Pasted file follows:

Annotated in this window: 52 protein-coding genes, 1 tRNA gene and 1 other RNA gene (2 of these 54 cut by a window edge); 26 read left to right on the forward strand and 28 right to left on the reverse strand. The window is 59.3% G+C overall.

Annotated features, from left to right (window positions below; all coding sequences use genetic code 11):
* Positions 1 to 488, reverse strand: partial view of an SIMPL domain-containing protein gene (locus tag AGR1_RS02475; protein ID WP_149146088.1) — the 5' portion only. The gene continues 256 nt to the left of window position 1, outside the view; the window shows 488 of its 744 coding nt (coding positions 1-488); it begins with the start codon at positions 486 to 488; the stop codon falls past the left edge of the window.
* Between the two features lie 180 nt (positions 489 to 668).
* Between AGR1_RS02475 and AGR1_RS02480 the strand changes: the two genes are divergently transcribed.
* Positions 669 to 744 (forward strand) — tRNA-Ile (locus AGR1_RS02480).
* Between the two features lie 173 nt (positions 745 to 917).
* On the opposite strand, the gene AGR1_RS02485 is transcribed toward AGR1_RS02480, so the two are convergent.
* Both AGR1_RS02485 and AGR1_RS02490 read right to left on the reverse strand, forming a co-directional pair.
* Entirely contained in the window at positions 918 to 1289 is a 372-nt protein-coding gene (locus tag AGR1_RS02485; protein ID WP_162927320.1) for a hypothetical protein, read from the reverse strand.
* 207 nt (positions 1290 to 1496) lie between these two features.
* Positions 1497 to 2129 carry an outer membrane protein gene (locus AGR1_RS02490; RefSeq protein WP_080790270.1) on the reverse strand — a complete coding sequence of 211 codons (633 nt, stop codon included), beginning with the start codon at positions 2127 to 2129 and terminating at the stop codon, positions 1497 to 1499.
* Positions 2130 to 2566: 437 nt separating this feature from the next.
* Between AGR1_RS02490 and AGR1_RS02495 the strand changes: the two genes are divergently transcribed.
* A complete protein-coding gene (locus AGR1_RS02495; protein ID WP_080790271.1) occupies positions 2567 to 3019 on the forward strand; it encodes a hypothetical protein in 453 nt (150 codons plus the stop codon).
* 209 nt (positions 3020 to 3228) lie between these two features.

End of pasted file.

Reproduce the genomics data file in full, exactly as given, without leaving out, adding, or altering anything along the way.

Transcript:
Annotated in this window: 52 protein-coding genes, 1 tRNA gene and 1 other RNA gene (2 of these 54 cut by a window edge); 26 read left to right on the forward strand and 28 right to left on the reverse strand. The window is 59.3% G+C overall.

Annotated features, from left to right (window positions below; all coding sequences use genetic code 11):
* Positions 1 to 488, reverse strand: partial view of an SIMPL domain-containing protein gene (locus tag AGR1_RS02475; protein ID WP_149146088.1) — the 5' portion only. The gene continues 256 nt to the left of window position 1, outside the view; the window shows 488 of its 744 coding nt (coding positions 1-488); it begins with the start codon at positions 486 to 488; the stop codon falls past the left edge of the window.
* Between the two features lie 180 nt (positions 489 to 668).
* Between AGR1_RS02475 and AGR1_RS02480 the strand changes: the two genes are divergently transcribed.
* Positions 669 to 744 (forward strand) — tRNA-Ile (locus AGR1_RS02480).
* Between the two features lie 173 nt (positions 745 to 917).
* On the opposite strand, the gene AGR1_RS02485 is transcribed toward AGR1_RS02480, so the two are convergent.
* Both AGR1_RS02485 and AGR1_RS02490 read right to left on the reverse strand, forming a co-directional pair.
* Entirely contained in the window at positions 918 to 1289 is a 372-nt protein-coding gene (locus tag AGR1_RS02485; protein ID WP_162927320.1) for a hypothetical protein, read from the reverse strand.
* 207 nt (positions 1290 to 1496) lie between these two features.
* Positions 1497 to 2129 carry an outer membrane protein gene (locus AGR1_RS02490; RefSeq protein WP_080790270.1) on the reverse strand — a complete coding sequence of 211 codons (633 nt, stop codon included), beginning with the start codon at positions 2127 to 2129 and terminating at the stop codon, positions 1497 to 1499.
* Positions 2130 to 2566: 437 nt separating this feature from the next.
* Between AGR1_RS02490 and AGR1_RS02495 the strand changes: the two genes are divergently transcribed.
* A complete protein-coding gene (locus AGR1_RS02495; protein ID WP_080790271.1) occupies positions 2567 to 3019 on the forward strand; it encodes a hypothetical protein in 453 nt (150 codons plus the stop codon).
* 209 nt (positions 3020 to 3228) lie between these two features.